Directional coronary atherectomy (DCA): A report from the New Approaches to Coronary Intervention (NACI) registry

Ron Waksman, Jeffrey J. Popma, Elizabeth D. Kennard, Charles J. George, John S. Douglas, Michael Cowley, Martin B. Leon, David R. Holmes, Tomoaki Hinohara, Robert D. Safian, Carlton A. Hornung, Jeffrey A. Brinker, Gary S. Roubin, Raoul Bonan, Dean Kereiakes, Ray V. Matthews, Donald S. Baim

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7 Scopus citations


Directional coronary atherectomy (DCA) with the Simpson coronary atherocath seeks to debulk rather than simply displace obstructive tissue and is a means of enlarging the stenotic coronary lumen. This report from the New Approaches to Coronary Intervention (NACI) registry describes the experience of 1,196 patients who underwent DCA as the sole treatment for either native vessel or vein graft lesions. Device success (post-DCA residual stenosis <50% and ≤20% improvement) was achieved in 87.8%, with a lesion success rate (postprocedural residual stenosis <50% and ≤20% improvement) of 94.0%. The mean resultant stenosis after all interventions (by core laboratory) was 19%. Significant in-hospital complications occurred in 2.8% of patients with DCA attempts, including death 0.6%, Q-wave myocardial infarction (MI) 1.5%, and emergent coronary artery bypass graft surgery (CABG) 2.8%. At 1-year follow- up, cumulative mortality was 3.6%, with repeat revascularization in 28% (repeat percutaneous transluminal coronary angioplasty, 20.1%; CABG, 10.6%). This reflected percutaneous or surgical revascularization of the original lesion (target lesion revascularization) in 22.6% of patients. Subgroup analysis showed a lower lesion success rate and an increased complication role for unplanned use, vein graft treatment, and treatment of a de novo (vs a restenotic) lesion. Multivariate analysis shows that diabetes mellitus, unstable angina, treatment of a restenotic lesion, and greater residual stenosis after the initial procedure were independent predictors of the composite endpoint of death/Q-wave MI/target lesion revascularization by 1- year follow-up. Among these generally favorable acute and 1-year results, the NACI directional atherectomy data confirm the 'bigger is better' hypothesis: that lesions with a lower residual stenosis after a successful procedure had significantly fewer target lesion revascularizations between 30 days and 1 year, with no increase in major adverse events.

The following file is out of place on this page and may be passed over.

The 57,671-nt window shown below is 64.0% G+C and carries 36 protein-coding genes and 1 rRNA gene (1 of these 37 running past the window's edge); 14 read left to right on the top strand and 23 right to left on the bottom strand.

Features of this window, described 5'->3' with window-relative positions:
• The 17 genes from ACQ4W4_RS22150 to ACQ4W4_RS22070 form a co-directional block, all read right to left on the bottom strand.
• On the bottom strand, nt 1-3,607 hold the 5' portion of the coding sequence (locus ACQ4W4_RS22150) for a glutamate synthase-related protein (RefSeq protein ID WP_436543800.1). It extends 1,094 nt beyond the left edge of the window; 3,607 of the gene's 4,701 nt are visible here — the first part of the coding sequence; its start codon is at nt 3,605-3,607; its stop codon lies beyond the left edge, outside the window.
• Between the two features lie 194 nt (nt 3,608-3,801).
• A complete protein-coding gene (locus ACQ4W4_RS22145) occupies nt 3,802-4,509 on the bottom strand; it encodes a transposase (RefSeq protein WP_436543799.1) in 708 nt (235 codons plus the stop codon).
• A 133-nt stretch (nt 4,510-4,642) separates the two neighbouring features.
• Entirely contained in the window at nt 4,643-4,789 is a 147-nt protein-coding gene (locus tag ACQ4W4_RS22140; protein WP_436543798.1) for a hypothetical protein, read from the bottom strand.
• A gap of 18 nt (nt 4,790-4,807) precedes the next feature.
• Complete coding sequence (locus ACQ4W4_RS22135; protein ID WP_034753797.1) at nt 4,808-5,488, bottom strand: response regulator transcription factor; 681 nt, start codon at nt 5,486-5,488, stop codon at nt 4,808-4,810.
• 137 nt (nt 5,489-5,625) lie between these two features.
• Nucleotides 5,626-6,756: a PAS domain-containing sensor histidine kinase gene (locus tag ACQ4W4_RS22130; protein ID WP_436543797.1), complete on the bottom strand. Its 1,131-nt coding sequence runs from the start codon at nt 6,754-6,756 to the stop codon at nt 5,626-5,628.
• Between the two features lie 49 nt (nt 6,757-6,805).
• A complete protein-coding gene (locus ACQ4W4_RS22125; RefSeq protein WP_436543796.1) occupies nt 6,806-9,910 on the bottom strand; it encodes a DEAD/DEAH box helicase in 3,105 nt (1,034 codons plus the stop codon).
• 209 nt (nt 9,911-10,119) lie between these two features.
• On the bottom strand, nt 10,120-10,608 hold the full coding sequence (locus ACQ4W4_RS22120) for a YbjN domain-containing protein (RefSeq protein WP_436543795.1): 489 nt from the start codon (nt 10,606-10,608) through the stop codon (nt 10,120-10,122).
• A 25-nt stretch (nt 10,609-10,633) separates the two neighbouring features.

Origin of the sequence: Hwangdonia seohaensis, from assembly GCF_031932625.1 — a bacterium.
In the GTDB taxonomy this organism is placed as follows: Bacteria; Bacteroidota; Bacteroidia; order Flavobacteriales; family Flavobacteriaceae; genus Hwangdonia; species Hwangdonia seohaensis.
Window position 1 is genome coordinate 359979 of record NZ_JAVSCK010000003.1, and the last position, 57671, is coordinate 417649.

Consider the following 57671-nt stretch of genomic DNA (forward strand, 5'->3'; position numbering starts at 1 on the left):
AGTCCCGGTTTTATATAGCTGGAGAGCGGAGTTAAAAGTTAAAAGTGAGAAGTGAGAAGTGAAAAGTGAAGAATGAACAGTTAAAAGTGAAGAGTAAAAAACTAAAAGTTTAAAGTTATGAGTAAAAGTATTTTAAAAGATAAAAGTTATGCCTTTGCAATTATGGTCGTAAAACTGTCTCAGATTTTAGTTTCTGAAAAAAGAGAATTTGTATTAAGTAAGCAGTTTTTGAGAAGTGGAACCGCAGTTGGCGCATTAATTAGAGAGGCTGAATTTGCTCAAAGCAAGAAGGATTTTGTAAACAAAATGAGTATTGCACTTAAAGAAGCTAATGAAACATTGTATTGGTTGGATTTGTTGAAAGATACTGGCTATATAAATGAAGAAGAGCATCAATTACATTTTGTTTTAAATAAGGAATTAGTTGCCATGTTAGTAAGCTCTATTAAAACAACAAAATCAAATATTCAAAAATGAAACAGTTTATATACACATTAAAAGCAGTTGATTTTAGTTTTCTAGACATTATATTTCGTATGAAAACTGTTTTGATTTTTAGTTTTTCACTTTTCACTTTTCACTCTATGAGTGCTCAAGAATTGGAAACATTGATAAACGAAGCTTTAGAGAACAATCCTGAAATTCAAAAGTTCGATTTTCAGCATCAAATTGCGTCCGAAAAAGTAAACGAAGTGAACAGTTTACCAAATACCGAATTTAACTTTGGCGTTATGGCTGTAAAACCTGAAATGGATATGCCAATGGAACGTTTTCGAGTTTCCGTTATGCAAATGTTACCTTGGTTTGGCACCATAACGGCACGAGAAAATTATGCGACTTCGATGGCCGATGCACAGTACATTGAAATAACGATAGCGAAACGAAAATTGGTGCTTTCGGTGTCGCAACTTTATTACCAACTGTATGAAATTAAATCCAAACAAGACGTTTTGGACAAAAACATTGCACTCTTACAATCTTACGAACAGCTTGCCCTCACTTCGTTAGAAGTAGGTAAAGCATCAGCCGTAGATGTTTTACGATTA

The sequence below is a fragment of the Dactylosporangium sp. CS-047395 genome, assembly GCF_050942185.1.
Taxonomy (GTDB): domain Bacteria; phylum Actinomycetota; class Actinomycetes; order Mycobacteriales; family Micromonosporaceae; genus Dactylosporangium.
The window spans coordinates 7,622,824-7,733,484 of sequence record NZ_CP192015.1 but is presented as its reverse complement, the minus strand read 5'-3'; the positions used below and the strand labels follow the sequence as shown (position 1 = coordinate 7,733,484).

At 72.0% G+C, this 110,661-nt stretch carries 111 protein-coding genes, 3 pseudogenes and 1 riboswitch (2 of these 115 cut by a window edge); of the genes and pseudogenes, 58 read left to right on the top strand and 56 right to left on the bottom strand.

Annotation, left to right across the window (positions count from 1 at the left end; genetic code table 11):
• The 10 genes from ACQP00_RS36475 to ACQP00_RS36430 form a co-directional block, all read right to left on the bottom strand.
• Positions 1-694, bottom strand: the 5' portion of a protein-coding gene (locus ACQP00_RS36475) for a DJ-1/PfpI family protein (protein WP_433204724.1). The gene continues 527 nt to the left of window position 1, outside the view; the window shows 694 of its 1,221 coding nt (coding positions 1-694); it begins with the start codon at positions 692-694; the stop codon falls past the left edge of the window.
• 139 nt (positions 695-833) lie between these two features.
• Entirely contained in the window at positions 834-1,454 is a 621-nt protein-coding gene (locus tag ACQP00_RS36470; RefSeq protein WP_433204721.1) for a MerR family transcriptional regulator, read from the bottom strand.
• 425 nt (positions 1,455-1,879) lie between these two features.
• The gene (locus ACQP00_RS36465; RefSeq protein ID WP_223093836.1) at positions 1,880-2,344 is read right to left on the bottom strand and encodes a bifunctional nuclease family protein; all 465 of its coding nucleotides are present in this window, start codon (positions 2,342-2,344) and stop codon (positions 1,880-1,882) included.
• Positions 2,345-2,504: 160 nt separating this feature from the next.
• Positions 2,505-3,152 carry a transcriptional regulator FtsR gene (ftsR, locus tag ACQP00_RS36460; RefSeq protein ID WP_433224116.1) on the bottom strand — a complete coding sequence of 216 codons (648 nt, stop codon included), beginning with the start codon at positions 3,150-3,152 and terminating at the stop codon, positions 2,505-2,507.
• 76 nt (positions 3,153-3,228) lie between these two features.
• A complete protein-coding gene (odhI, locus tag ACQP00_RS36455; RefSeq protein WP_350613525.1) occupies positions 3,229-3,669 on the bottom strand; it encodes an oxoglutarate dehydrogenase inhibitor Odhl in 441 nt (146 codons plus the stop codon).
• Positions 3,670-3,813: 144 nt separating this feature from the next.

Original languageEnglish (US)
Pages (from-to)50K-59K
JournalAmerican Journal of Cardiology
Issue number10 A
StatePublished - Nov 20 1997

ASJC Scopus subject areas

  • Cardiology and Cardiovascular Medicine


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